Sounds complicated. Story here.
Treating HIV/AIDS with a combination of antiviral drugs and chemotherapy seems to destroy both the circulating virus and immune cells in which the virus hides, a team of Canadian and U.S. researchers has found.
In Sunday's online issue of the journal Nature Medicine, Dr. Rafick-Pierre Sékaly of the University of Montreal and his colleagues report finding cells where HIV hides from existing treatments.
Anti-AIDS therapies known as highly active anti-retroviral treatments, or HAART, target the virus's replication process but have been hampered by these reservoirs of immune system cells hiding the virus.
Once HIV becomes hidden in an immune cell, it needs the cell to live. Destroying those immune cells could allow for the hidden parts of the dormant virus that escape from existing HAART treatments to be eliminated.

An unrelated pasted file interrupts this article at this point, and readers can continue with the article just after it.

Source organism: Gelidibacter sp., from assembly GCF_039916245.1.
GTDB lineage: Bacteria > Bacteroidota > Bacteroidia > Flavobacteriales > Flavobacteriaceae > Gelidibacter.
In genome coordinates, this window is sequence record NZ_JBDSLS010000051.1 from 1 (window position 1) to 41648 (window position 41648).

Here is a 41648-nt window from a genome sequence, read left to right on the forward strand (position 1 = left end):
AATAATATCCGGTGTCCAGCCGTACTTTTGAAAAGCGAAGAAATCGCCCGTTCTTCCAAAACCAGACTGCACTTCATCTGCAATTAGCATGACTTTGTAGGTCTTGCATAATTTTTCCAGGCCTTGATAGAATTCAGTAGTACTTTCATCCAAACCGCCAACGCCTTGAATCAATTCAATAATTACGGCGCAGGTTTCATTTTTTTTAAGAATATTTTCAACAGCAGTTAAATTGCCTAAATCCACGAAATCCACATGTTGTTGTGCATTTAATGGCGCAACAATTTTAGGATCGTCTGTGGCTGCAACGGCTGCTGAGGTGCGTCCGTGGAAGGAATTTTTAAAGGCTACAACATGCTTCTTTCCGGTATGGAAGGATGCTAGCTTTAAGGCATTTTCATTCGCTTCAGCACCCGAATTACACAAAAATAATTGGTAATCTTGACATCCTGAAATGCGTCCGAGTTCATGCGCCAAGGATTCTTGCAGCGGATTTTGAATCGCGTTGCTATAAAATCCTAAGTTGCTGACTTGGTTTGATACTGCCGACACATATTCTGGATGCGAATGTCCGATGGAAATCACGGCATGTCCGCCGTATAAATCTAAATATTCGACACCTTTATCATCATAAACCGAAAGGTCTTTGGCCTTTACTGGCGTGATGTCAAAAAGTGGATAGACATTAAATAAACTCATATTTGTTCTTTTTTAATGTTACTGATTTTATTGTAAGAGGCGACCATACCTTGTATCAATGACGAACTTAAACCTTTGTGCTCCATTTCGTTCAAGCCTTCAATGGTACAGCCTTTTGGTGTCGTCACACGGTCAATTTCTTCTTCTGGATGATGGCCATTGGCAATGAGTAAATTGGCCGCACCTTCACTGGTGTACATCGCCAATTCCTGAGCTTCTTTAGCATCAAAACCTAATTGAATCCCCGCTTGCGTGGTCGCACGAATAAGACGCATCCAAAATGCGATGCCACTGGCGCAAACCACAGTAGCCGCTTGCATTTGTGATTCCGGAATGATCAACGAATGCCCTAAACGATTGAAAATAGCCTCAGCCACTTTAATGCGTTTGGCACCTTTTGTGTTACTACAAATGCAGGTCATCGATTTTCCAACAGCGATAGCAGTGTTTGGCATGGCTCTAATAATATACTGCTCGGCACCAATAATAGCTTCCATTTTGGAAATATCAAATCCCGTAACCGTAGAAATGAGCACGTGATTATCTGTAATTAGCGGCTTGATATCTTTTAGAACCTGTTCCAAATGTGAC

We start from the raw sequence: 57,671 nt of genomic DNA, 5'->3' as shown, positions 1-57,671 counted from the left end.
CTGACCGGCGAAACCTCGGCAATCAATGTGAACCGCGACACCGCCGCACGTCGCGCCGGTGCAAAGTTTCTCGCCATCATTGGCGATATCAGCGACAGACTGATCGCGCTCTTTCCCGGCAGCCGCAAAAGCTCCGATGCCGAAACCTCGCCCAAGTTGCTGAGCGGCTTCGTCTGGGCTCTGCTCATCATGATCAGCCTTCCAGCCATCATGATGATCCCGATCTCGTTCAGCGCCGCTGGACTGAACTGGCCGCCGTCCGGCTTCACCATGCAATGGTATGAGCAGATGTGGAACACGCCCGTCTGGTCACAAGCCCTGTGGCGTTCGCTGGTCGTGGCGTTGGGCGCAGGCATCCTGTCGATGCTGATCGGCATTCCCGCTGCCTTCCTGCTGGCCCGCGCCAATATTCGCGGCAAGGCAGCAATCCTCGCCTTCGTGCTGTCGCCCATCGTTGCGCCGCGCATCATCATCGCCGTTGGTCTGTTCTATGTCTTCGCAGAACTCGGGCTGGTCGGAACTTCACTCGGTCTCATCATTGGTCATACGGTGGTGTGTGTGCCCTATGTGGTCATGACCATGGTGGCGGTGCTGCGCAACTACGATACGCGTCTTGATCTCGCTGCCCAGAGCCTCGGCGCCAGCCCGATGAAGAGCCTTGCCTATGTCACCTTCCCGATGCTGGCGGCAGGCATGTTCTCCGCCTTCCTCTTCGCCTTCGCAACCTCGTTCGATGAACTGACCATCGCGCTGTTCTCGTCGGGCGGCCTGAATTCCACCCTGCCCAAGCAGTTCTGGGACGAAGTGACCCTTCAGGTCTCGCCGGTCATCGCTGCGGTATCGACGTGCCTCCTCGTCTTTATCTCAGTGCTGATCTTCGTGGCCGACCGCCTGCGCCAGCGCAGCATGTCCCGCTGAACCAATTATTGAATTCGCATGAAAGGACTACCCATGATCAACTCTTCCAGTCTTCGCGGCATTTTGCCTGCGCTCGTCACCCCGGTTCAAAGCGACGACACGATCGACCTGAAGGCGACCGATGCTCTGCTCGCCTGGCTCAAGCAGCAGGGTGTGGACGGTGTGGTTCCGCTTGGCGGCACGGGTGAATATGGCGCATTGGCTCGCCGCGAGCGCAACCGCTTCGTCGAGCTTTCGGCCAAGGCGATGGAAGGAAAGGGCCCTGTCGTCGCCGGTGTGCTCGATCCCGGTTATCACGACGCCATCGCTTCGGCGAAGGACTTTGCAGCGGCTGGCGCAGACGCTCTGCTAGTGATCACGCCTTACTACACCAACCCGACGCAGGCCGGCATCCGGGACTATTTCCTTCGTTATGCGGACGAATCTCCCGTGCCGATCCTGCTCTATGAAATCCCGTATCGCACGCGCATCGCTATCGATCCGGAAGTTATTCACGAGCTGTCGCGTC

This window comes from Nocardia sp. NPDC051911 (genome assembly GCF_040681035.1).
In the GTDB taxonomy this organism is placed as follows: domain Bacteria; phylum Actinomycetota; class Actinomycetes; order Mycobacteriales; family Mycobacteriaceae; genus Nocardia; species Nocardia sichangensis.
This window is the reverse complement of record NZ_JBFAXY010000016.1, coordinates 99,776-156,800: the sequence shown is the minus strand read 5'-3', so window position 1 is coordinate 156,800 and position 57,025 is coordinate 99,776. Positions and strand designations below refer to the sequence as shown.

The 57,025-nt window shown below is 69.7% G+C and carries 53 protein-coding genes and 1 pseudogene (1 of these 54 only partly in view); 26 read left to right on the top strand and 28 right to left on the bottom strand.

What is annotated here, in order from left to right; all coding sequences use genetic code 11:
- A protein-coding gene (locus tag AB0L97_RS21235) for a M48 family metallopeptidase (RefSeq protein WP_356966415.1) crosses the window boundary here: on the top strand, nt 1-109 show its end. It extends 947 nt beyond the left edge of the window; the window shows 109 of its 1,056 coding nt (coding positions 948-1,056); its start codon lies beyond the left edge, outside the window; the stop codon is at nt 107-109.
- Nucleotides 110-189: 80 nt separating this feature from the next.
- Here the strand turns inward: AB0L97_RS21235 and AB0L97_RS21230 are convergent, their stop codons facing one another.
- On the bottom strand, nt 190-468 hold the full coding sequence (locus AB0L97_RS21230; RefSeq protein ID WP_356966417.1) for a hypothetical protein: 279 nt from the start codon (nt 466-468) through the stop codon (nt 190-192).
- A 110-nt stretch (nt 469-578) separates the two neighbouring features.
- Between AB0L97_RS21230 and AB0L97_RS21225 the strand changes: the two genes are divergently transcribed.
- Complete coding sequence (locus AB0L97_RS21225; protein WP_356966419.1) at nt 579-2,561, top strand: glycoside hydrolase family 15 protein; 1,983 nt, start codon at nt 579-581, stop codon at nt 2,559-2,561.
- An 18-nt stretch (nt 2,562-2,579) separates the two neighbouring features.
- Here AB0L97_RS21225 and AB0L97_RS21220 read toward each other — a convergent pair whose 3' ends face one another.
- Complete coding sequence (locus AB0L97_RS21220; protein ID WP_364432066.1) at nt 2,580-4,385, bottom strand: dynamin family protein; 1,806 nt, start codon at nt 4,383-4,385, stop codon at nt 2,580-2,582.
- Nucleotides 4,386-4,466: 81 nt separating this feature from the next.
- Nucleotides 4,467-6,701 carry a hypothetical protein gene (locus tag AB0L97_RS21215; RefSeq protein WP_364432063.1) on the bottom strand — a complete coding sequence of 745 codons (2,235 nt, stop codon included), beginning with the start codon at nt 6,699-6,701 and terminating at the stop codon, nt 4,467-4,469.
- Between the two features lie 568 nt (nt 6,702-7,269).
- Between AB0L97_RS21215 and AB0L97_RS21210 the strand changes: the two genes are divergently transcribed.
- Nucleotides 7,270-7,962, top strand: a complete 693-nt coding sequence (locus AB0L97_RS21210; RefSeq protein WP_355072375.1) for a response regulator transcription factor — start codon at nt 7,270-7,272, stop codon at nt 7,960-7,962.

"For the first time, this study proves that the HIV reservoirs are not due to a lack of potency of the anti-retroviral drugs, but to the virus hiding inside two different types of long-life … immune [memory] cells," Dr. Jean-Pierre Routy, a hematologist with the McGill University Health Centre, said in a release.
"There are several types of HIV reservoirs, each necessitating a different treatment to eliminate them." . . .
(My friend in Canada sent me this.)